Much like Steve Jobs, Holmes adopted a uniformlike wardrobe that was anchored by classic black turtlenecks. But they weren’t just any turtlenecks: They were Issey Miyake turtlenecks, the specific style favored by the Apple co-founder. It’s been said that Holmes tracked down the exact turtlenecks Jobs wore and stocked up when she had the chance.
But what exactly was so special about Miyake’s shirts that Holmes just had to have? Here’s the story behind the legendary turtleneck.
A (Very) Brief History Of Issey Miyake
Miyake, born Miyake Kazumaru on April 22, 1938, is a Japanese fashion designer known for incorporating a mix of Eastern and Western elements into his designs. He is hands-down one of the most famous Japanese fashion designers in the industry.
He began his fashion career in the late 1960s, working with couturiers like Hubert de Givenchy and Guy Laroche. He established his own studio around 1970, and in 1973, showed his own collection in a Paris group show.
By the 1980s, Miyake had become internationally known, coming up in the fashion industry alongside fellow Japanese designers Rei Kawakubo (of Comme des Garçons) and Yohji Yamamoto.
The 1980s were also huge for Miyake because of Jobs. According to biographer Walter Isaacson (per The Mary Sue), Jobs was inspired by then-Sony Chairman Akio Morita, who provided his employees with uniforms made by Miyake. Those uniforms helped create a bond among employees, and Jobs wanted that for Apple. So he commissioned Miyake to make a vest for Apple employees, but it didn’t go over well. Jobs instead adopted a uniformlike wardrobe for himself, asking Miyake for black turtlenecks for his personal wardrobe.
“He made me like a hundred of them,” Jobs told Isaacson (per Gawker) of the $175 shirts, adding, “I have enough to last for the rest of my life.”
Miyake went on to be awarded a Praemium Imperiale from the Japan Arts Association in 2005, and in 2006 he became the first fashion designer to receive the Kyoto Prize in Arts and Philosophy for lifetime achievement from the Inamori Foundation.
Despite now being associated with Jobs and Holmes, Miyake is perhaps best known for his ongoing Pleats Please line as well as his A-POC (“A Piece of Cloth”) garment, crafted from a single thread run through an industrial weaving machine. A-POC was sold as a long tube of jersey fabric that customers could cut and shape however they pleased.
Following Jobs’ death in 2011, sales of the turtleneck, which sold for $175, spiked. That same year, Miyake retired the item from his clothing line, but in 2017, his label released a similar version for $270. HuffPost reached out to Issey Miyake regarding the current availability of its 2017 turtleneck, but did not receive an immediate response.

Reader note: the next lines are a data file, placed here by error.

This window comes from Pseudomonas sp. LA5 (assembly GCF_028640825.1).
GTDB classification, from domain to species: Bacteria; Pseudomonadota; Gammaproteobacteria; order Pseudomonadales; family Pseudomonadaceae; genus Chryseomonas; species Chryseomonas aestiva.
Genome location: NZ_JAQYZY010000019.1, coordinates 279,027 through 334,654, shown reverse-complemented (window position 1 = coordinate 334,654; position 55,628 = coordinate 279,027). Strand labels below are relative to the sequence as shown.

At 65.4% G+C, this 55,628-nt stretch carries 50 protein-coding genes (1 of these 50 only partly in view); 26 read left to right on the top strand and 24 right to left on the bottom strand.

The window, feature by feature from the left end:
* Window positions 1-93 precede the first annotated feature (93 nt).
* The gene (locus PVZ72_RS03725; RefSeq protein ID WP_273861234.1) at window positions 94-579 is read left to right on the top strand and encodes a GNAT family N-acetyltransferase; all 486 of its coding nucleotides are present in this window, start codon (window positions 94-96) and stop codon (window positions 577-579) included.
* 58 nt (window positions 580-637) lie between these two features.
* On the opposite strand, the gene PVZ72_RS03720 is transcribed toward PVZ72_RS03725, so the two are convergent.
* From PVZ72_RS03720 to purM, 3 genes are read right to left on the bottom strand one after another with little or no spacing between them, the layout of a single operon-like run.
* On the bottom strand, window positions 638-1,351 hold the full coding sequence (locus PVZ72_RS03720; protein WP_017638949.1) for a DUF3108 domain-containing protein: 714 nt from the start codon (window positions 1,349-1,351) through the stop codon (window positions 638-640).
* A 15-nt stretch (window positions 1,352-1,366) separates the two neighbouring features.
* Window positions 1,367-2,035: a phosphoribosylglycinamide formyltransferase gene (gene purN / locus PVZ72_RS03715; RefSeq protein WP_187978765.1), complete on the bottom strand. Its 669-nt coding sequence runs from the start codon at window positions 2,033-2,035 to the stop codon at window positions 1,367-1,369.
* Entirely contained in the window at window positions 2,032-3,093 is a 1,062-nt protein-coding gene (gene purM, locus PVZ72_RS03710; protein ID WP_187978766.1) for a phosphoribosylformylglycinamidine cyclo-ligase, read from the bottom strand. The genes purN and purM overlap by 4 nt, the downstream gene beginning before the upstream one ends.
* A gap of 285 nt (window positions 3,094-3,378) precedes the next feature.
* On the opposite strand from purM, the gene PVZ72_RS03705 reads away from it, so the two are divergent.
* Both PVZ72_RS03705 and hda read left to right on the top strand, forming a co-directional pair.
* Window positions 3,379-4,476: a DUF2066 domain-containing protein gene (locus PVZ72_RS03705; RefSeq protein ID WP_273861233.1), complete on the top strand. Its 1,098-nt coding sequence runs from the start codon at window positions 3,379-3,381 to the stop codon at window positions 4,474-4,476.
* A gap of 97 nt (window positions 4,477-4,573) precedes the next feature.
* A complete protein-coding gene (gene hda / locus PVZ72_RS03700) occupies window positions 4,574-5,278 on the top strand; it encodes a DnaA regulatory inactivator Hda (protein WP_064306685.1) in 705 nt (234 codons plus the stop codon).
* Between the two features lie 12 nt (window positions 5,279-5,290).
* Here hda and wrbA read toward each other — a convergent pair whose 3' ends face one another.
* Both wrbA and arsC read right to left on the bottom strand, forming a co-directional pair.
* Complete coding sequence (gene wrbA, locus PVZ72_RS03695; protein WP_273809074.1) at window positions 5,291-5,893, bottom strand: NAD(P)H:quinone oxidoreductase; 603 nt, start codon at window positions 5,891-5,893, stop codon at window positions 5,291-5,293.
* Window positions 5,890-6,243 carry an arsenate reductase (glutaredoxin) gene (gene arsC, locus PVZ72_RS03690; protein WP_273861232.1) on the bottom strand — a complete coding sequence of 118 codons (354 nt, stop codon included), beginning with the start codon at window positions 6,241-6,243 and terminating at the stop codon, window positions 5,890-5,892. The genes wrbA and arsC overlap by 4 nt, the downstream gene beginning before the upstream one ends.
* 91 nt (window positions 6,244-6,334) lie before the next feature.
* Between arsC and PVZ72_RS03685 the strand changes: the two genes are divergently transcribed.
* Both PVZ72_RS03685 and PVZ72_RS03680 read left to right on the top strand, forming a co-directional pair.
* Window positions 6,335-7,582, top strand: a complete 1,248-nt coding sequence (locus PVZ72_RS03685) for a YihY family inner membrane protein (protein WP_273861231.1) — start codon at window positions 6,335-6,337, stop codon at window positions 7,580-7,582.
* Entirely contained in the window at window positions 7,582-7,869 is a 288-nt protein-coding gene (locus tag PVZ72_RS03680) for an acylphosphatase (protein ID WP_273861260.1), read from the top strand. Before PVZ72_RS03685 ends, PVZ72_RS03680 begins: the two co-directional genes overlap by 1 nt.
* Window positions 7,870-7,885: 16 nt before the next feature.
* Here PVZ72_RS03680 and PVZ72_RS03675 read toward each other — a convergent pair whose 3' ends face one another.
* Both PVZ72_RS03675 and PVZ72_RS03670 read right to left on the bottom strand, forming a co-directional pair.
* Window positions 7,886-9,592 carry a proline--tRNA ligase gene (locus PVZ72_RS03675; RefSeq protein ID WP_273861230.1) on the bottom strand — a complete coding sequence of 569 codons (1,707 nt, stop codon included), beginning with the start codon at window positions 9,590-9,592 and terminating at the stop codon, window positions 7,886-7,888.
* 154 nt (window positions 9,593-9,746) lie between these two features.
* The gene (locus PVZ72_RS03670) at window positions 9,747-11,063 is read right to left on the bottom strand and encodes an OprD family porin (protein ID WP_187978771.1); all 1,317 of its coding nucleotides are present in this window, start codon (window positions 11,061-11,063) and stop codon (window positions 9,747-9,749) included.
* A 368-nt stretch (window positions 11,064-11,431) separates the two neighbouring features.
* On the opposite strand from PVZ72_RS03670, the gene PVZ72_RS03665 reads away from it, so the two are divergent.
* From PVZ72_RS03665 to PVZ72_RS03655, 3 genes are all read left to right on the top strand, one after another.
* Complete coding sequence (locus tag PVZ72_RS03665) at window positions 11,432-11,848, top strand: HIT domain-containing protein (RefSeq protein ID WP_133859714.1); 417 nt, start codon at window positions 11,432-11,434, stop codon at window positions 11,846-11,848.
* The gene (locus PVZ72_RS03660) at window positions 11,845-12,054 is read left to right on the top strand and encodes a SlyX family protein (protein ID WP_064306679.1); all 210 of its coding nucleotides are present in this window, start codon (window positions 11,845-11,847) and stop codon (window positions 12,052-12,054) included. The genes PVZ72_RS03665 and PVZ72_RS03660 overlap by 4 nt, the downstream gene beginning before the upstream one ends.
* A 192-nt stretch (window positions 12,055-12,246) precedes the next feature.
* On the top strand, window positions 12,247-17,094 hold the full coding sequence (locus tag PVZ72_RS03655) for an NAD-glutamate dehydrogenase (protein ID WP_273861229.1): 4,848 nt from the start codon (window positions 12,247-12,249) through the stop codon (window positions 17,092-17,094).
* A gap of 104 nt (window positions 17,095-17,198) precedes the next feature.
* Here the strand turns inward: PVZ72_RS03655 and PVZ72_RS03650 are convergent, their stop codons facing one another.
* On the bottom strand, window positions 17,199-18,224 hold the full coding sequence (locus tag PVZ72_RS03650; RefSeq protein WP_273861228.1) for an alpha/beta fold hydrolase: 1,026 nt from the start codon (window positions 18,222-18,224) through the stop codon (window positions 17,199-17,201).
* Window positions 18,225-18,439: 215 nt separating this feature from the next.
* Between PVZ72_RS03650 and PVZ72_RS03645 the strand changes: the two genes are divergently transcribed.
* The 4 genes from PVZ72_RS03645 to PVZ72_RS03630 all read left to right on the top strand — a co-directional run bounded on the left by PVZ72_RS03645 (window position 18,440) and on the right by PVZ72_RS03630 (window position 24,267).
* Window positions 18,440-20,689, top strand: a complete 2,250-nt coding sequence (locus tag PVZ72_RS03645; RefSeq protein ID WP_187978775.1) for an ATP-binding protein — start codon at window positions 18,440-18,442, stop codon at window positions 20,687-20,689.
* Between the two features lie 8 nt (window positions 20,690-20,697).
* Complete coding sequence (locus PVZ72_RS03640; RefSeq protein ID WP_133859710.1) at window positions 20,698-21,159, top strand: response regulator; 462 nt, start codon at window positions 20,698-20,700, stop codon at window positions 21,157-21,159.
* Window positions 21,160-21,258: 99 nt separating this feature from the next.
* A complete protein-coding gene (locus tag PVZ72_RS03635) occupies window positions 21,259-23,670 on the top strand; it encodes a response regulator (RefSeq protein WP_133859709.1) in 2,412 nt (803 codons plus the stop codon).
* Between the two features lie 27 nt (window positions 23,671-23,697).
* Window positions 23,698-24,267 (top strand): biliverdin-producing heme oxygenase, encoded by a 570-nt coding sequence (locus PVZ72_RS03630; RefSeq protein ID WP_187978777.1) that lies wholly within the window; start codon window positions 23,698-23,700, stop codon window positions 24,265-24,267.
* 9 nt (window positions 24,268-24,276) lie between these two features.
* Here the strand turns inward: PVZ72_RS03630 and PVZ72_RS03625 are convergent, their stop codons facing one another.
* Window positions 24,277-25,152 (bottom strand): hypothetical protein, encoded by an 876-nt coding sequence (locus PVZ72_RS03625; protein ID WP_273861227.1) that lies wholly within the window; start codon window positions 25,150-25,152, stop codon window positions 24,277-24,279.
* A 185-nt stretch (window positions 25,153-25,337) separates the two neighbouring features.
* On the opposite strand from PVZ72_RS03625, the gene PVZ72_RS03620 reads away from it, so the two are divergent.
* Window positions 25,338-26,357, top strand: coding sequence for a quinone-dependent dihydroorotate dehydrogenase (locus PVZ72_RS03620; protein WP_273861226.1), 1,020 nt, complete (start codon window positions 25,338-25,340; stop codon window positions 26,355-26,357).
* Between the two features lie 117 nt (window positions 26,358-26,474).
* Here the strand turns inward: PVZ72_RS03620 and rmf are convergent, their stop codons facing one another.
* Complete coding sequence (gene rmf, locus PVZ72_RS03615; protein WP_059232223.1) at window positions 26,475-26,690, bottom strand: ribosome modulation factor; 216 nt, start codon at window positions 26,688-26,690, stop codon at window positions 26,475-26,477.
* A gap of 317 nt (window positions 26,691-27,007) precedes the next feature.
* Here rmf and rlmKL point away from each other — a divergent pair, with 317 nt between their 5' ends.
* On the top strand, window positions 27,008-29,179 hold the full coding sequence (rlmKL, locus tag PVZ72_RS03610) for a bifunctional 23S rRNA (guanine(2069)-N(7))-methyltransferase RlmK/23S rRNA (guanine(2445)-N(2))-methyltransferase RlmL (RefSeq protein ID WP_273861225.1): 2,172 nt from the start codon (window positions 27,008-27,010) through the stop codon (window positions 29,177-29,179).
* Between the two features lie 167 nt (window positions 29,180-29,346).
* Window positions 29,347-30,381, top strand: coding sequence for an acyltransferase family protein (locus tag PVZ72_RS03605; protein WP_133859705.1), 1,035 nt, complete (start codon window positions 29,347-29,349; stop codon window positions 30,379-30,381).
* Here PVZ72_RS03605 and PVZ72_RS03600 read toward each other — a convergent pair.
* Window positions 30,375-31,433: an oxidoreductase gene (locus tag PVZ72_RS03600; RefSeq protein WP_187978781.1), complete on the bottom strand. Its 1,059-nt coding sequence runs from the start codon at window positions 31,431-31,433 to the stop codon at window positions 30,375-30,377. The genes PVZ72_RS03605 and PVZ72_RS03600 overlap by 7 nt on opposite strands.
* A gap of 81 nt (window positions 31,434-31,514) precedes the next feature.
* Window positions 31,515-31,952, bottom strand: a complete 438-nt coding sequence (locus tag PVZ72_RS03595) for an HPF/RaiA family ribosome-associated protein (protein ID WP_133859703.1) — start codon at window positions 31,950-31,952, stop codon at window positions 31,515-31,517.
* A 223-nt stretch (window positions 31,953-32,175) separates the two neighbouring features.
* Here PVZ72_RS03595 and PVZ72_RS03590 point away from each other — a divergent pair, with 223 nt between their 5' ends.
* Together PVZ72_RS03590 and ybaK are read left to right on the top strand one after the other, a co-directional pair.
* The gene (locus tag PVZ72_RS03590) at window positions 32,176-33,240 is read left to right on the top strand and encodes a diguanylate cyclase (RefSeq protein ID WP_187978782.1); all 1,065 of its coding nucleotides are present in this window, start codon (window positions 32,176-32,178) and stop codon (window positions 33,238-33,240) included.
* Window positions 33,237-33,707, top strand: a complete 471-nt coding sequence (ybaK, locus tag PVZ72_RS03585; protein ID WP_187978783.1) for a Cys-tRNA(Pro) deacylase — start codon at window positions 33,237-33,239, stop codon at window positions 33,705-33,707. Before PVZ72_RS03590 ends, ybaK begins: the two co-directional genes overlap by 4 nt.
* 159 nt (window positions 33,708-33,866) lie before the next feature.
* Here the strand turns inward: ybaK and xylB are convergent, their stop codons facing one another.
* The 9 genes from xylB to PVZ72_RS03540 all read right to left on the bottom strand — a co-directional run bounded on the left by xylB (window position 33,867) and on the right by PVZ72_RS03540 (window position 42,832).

Why does Holmes love Miyake turtlenecks so much?
If you’ve read, listened to or watched anything about Holmes, you’ll probably know that she was inspired by Jobs, so much so that she seemingly adopted his signature style aesthetic for herself.
Ana Arriola, a former Theranos and Apple employee, addressed the turtlenecks in an episode of ABC News’ podcast “The Dropout,” which outlines Holmes’ rise and fall. According to Arriola, turtlenecks weren’t always part of the ex-CEO’s uniform.
“She would wear frumpy Christmas sweaters, things you would only see during the holiday season,” Arriola said. “She was very curious about Steve’s attire, and I explained to her that he was inspired by Sony’s heritage of having Issey Miyake come in and create a lot of the line manager apparel.”
According to Arriola, Holmes ran with the information about Jobs’ signature shirt. Eventually, she “tracked down who Issey Miyake is, and the rest is couture history, per se.”
“She did change her aesthetic and I think it was for the best,” Arriola said.
With all that being said, it should be noted that Holmes told Glamour in 2015 that she had been wearing black turtlenecks since childhood.
“My mom had me in black turtlenecks when I was, like, eight. I probably have 150 of these. [It’s] my uniform,” Holmes said. “It makes it easy, because every day you put on the same thing and don’t have to think about it — one less thing in your life. All my focus is on the work. I take it so seriously; I’m sure that translates into how I dress.”
Holmes echoed that point in HBO’s recent documentary “The Inventor,” claiming, “I do have to disclose that I’ve been in black turtlenecks since I was 7.”